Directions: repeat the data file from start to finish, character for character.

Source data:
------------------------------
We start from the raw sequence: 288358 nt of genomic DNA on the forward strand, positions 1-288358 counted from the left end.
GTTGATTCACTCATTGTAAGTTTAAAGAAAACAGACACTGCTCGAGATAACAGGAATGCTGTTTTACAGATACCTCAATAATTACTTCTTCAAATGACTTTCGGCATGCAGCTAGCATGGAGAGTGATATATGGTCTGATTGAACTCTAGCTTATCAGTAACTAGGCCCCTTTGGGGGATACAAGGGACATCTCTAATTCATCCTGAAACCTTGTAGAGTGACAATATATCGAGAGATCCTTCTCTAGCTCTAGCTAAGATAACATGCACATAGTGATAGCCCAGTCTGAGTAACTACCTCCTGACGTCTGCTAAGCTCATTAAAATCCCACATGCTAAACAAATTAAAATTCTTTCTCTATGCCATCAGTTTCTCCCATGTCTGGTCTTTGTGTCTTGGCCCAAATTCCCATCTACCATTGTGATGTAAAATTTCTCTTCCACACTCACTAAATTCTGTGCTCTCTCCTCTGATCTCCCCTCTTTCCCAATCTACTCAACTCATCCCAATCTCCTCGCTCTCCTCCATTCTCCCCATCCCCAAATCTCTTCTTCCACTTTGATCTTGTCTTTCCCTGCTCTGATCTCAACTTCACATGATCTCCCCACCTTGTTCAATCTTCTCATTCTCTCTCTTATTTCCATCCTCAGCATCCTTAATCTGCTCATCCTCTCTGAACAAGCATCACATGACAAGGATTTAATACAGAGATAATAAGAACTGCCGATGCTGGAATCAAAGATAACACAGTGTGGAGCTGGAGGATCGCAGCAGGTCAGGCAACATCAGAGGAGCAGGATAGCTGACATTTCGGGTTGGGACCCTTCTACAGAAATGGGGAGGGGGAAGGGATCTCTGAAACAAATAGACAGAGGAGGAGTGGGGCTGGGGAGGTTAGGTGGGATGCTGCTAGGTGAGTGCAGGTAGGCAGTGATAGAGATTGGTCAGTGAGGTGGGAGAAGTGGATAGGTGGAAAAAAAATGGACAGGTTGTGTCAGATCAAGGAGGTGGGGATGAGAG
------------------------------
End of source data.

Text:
We start from the raw sequence: 288358 nt of genomic DNA on the forward strand, positions 1-288358 counted from the left end.
GTTGATTCACTCATTGTAAGTTTAAAGAAAACAGACACTGCTCGAGATAACAGGAATGCTGTTTTACAGATACCTCAATAATTACTTCTTCAAATGACTTTCGGCATGCAGCTAGCATGGAGAGTGATATATGGTCTGATTGAACTCTAGCTTATCAGTAACTAGGCCCCTTTGGGGGATACAAGGGACATCTCTAATTCATCCTGAAACCTTGTAGAGTGACAATATATCGAGAGATCCTTCTCTAGCTCTAGCTAAGATAACATGCACATAGTGATAGCCCAGTCTGAGTAACTACCTCCTGACGTCTGCTAAGCTCATTAAAATCCCACATGCTAAACAAATTAAAATTCTTTCTCTATGCCATCAGTTTCTCCCATGTCTGGTCTTTGTGTCTTGGCCCAAATTCCCATCTACCATTGTGATGTAAAATTTCTCTTCCACACTCACTAAATTCTGTGCTCTCTCCTCTGATCTCCCCTCTTTCCCAATCTACTCAACTCATCCCAATCTCCTCGCTCTCCTCCATTCTCCCCATCCCCAAATCTCTTCTTCCACTTTGATCTTGTCTTTCCCTGCTCTGATCTCAACTTCACATGATCTCCCCACCTTGTTCAATCTTCTCATTCTCTCTCTTATTTCCATCCTCAGCATCCTTAATCTGCTCATCCTCTCTGAACAAGCATCACATGACAAGGATTTAATACAGAGATAATAAGAACTGCCGATGCTGGAATCAAAGATAACACAGTGTGGAGCTGGAGGATCGCAGCAGGTCAGGCAACATCAGAGGAGCAGGATAGCTGACATTTCGGGTTGGGACCCTTCTACAGAAATGGGGAGGGGGAAGGGATCTCTGAAACAAATAGACAGAGGAGGAGTGGGGCTGGGGAGGTTAGGTGGGATGCTGCTAGGTGAGTGCAGGTAGGCAGTGATAGAGATTGGTCAGTGAGGTGGGAGAAGTGGATAGGTGGAAAAAAAATGGACAGGTTGTGTCAGATCAAGGAGGTGGGGATGAGAG